Metropolitan Planning Organizations are part of a federal process to conduct local transportation planning in urbanized areas. The federal government requires urbanized areas to establish a planning process that is Comprehensive, Continuing, and Cooperative (the three C's of transportation planning). The MPO process is required in urbanized areas over 50,000 in population in order to receive federal funding for transportation.
The MPO process is a partnership between local and state government to make decisions about transportation planning in urbanized areas and to meet planning requirements established by federal authorizing legislation for transportation funding.
What are the major functions of an MPO?
MPOs conduct transportation planning in cooperation with state and federal government. Cooperatively, the MPO works with North Carolina DOT to develop transportation plans, travel models, thoroughfare plans, transit plans, bicycle and pedestrian plans. Also, the MPO works with the state on funding issues for transportation improvements, on project planning issues, and on issues such as environmental impacts and air quality. The MPO also works with local governments to coordinate land use and transportation planning.
How are MPOs established?
MPOs are established in every urbanized area in the country with a population of over 50,000. Urbanized areas are defined every ten years by the U.S. Census. In North Carolina MPOs are designated by the Governor. MPOs are established by a Memorandum of Understanding that is signed by all participating local governments and by the State of North Carolina.
TAC – The policy-making body made up of elected officials from each of the member governments, and the Board of Transportation.
TCC – Staff level committee that provides recommendations to the TAC regarding transportation decisions.
Where can I find more demographic information about the area?
In addition, you may visit the U.S. Census Bureau for more information that has been released from the 2000 Census.
I am looking into buying a new home. How can I find out if there is road construction planned for my street?
When considering a new home, your real estate agent is obligated to disclose to you any active road projects that the agent either "knows, or should know." To obtain this information, you can view a map of the Thoroughfare Plan, or either you or your agent can contact anyone on the Gaston Urban Area MPO Staff to receive more information regarding the Highway Plan and the current Transportation Improvement Program.
How do I change the name of my street?
To change a street name, or create a new street name, you need to come to the Addressing/Street Naming section of the planning department. You will have to fill out a request for the new street name, and the desired street name will need to be approved. No two streets in the county can be redundant or too similar. All property owners along the street will have to approve of the change for it to take place, even if it is a private drive and only one owner is involved. Not all requests will be acceptable or approved. For more information, please call (910) 678-7665 and request the street naming/addressing section, and someone will be able to assist you.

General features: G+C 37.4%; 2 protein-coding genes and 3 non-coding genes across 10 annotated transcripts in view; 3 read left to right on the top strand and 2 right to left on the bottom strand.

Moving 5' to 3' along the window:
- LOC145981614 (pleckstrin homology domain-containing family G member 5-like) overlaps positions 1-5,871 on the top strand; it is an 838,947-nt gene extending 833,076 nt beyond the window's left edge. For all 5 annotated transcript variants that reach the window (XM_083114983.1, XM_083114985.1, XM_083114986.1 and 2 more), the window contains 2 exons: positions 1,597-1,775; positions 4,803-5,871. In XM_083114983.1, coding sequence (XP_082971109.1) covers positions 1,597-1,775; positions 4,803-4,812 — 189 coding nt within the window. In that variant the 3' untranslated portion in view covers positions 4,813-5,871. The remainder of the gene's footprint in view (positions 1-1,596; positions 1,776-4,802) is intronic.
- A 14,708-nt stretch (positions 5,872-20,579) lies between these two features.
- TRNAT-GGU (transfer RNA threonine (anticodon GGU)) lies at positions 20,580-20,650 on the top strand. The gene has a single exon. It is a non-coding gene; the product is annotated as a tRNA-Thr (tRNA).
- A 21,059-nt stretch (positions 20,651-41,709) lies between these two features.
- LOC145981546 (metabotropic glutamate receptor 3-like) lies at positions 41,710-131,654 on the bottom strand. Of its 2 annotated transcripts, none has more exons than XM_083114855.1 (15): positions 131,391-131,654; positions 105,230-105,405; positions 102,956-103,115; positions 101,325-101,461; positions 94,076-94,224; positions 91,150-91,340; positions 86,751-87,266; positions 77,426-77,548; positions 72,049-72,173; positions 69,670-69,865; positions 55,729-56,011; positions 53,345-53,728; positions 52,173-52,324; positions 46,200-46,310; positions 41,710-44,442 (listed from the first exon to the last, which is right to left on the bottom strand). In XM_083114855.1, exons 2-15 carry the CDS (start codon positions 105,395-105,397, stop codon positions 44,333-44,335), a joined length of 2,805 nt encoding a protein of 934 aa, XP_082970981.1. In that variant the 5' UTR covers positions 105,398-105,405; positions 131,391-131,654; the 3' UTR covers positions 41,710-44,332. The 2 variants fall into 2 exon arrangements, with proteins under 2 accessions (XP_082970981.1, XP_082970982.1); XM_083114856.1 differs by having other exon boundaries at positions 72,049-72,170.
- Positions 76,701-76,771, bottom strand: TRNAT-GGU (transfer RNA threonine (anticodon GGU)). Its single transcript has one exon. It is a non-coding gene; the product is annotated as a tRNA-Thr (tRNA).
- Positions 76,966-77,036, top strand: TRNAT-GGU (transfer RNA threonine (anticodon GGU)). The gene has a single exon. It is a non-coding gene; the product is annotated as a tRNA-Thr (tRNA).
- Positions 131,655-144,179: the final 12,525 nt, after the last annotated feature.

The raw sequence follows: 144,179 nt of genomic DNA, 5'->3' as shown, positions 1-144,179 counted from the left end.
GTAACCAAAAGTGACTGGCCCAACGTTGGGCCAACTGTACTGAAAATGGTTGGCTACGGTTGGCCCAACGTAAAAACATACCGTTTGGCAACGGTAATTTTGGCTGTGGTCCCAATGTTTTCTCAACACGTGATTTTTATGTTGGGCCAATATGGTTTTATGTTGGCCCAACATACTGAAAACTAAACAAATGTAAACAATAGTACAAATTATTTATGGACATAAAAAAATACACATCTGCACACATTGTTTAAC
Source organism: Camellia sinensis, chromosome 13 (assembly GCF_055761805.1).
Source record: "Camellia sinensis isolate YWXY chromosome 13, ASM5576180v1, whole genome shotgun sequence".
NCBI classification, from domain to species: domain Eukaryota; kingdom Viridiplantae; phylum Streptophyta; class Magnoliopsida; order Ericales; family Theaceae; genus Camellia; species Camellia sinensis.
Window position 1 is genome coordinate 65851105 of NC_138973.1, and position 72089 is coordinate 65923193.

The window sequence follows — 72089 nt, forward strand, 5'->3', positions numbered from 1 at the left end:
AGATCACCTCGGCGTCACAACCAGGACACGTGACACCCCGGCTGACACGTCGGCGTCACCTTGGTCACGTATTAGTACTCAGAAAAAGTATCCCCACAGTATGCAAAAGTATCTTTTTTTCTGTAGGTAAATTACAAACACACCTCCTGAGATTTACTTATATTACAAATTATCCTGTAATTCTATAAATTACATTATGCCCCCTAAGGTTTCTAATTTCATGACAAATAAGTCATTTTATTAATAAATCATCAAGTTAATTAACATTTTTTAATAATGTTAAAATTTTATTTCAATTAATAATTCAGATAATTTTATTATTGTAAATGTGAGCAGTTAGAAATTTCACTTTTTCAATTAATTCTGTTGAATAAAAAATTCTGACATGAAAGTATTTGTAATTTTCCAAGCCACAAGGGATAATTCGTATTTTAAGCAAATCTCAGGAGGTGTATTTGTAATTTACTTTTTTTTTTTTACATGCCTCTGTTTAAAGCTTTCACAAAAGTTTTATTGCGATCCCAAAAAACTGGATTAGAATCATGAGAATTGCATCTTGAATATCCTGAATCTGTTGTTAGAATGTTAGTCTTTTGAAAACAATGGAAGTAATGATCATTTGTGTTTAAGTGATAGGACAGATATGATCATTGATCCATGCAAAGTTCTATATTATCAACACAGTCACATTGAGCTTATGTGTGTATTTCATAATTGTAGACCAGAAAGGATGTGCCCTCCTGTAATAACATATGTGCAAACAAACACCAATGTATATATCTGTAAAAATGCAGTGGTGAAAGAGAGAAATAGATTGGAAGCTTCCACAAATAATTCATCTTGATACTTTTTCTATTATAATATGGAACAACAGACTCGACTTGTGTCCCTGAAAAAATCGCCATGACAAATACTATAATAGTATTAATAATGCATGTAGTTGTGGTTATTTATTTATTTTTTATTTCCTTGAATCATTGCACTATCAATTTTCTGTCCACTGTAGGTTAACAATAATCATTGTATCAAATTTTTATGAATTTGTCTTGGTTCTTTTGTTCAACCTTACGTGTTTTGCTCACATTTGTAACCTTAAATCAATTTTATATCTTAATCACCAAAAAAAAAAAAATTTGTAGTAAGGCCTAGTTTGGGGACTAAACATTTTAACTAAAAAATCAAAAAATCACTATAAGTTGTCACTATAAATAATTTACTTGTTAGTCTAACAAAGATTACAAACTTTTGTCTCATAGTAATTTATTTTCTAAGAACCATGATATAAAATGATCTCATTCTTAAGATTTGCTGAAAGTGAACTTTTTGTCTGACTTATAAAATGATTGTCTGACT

The Gaston Urban Area MPO Membership
The Gaston Urban Area Metropolitan Planning Organization (MPO) is a multi-jurisdictional entity made up of twelve local governments, NCDOT, USDOT, and other providers of transportation services. The Gaston MPO currently comprises the following member governments: Belmont, Bessemer City, Cramerton, Dallas, Gaston County, Gastonia, Lowell, McAdenville, Mount Holly, Ranlo, Spencer Mountain, and Stanley.
Since its inception following the 1970 Census, the Gaston MPO has had the sole task of planning and monitoring transportation systems in areas defined within the Gaston Urban Area. In 1962 Congress enacted federal law that first established MPOs and initiated a requirement that a continuing, cooperative, and comprehensive (3-C) transportation planning process be established for all urban areas over 50,000 in population in order to qualify for federal transportation funds.
How many MPO's are there in North Carolina?
The Gaston MPO is one of 17 urban areas in North Carolina, which participate in the 3-C transportation planning process. Others include Asheville, Burlington, Cabarrus-South Rowan, Mecklenburg-Union, Durham-Chapel Hill-Carrboro, Fayetteville, Goldsboro, Greensboro, Greenville, Hickory-Newton-Conover, High Point, Jacksonville, Raleigh, Rocky Mount, Wilmington, and Winston-Salem.
Charlotte and Raleigh are largest MPO with regard to per capita population and Goldsboro and Jacksonville are the smallest. Gaston falls in the middle population-wise.
What is the Lead Planning Agency?
The City of Gastonia is the Lead Planning Agency for the Gaston MPO. The City’s Transportation Planning Division serves as the MPO staff. Responsibilities of the staff include conducting planning studies, forecasting travel demand and patterns, and preparing meeting materials for and implementing directives of the Transportation Advisory Committee, Technical Coordination Committee, and the Transportation Steering Committee. In addition, Staff provides technical expertise to all of the member MPO jurisdictions.